In this article, we describe an innovative form of cipher design based on the use of recurrent neural networks. The well-known characteristics of neural networks, such as parallel distributed structure, high computational power, ability to learn and represent knowledge as a black box, are successfully applied to cryptography. The proposed cipher has a relatively simple architecture and, by incorporating neural networks, it releases the constraint on the length of the secret key. The design of the symmetric cipher is described in detail and its security is analyzed. The cipher is robust in resisting different cryptanalysis attacks and provides efficient data integrity and authentication services. Simulation results are presented to validate the effectiveness of the proposed cipher design. View full abstract»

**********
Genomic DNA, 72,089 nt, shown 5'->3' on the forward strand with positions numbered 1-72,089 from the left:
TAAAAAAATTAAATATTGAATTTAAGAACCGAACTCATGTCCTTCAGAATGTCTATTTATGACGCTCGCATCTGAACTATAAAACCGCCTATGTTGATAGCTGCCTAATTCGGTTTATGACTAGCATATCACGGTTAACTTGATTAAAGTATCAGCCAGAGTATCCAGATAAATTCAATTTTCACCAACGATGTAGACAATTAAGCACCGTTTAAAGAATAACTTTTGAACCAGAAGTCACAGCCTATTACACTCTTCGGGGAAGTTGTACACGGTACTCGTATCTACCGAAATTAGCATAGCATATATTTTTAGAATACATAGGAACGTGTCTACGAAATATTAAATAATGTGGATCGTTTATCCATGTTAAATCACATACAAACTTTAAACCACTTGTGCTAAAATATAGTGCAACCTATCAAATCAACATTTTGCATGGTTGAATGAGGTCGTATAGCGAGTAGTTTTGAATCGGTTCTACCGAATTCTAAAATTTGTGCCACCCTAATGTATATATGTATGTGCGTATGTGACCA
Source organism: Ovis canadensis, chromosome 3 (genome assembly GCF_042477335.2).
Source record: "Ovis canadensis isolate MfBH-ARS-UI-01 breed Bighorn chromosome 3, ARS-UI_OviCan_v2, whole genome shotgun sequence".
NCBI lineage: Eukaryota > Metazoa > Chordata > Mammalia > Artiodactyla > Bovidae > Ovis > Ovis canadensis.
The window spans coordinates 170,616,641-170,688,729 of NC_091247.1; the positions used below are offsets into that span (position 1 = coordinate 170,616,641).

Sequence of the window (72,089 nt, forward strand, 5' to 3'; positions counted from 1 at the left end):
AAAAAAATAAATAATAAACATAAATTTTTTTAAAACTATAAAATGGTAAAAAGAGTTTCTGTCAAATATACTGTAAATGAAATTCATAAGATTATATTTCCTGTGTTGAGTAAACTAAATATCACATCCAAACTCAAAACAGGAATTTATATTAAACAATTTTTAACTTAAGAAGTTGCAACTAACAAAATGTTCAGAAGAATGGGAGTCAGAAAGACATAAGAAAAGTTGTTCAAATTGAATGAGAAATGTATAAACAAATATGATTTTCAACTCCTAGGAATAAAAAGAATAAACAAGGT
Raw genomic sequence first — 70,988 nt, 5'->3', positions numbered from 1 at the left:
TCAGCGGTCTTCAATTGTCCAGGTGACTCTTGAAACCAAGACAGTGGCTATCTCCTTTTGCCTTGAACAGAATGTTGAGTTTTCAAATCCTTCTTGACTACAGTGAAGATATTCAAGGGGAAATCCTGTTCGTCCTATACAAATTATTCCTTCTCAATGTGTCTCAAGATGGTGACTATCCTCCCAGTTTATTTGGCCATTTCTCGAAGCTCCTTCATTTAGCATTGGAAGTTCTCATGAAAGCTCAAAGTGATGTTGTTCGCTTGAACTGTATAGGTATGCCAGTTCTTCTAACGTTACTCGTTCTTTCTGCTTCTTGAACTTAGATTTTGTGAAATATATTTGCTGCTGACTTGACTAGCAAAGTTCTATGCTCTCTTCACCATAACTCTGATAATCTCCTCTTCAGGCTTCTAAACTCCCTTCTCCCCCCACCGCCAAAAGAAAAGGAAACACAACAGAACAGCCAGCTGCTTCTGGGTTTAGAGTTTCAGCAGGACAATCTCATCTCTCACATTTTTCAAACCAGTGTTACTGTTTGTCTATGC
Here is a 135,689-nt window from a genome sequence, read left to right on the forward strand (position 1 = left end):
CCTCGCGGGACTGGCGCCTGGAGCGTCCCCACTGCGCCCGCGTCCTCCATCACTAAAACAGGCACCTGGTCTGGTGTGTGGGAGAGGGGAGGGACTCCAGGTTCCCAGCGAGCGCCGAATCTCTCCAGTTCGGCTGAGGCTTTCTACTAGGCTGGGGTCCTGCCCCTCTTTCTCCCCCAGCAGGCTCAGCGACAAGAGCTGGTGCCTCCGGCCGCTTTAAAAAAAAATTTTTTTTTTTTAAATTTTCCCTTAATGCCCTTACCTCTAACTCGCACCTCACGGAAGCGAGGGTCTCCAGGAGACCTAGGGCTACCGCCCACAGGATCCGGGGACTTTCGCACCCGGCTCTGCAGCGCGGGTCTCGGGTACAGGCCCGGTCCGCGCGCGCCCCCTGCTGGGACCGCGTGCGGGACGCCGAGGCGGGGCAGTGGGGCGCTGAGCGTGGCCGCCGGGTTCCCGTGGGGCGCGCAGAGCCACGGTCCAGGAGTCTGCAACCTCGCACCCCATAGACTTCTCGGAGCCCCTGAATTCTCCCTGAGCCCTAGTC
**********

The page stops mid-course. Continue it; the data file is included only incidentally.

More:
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  • Design of block ciphers by simple chaotic functions

    Page(s): 54 - 59
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    The relationships of chaotic functions and cryptography are investigated in this paper. 128-bit symmetric keys are derived from some chaotic function, called simple logistic function (SLF), for suitable parameters. An improved algorithm of discretization of SLF is introduced and applied to the design of block encryption ciphers and key schedules with proper parameters and initial values. These are chosen by the Lyapunov exponent method for testing chaos. Dynamic S- Boxes of such block ciphers are generated. Security analysis is also given to these S-Boxes. View full abstract»

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  • Everything that is not important: Negative databases [Research Frontier]

    Page(s): 60 - 63
    Save to Project icon | Request Permissions | Click to expandQuick Abstract | PDF file iconPDF (214 KB) |  | HTML iconHTML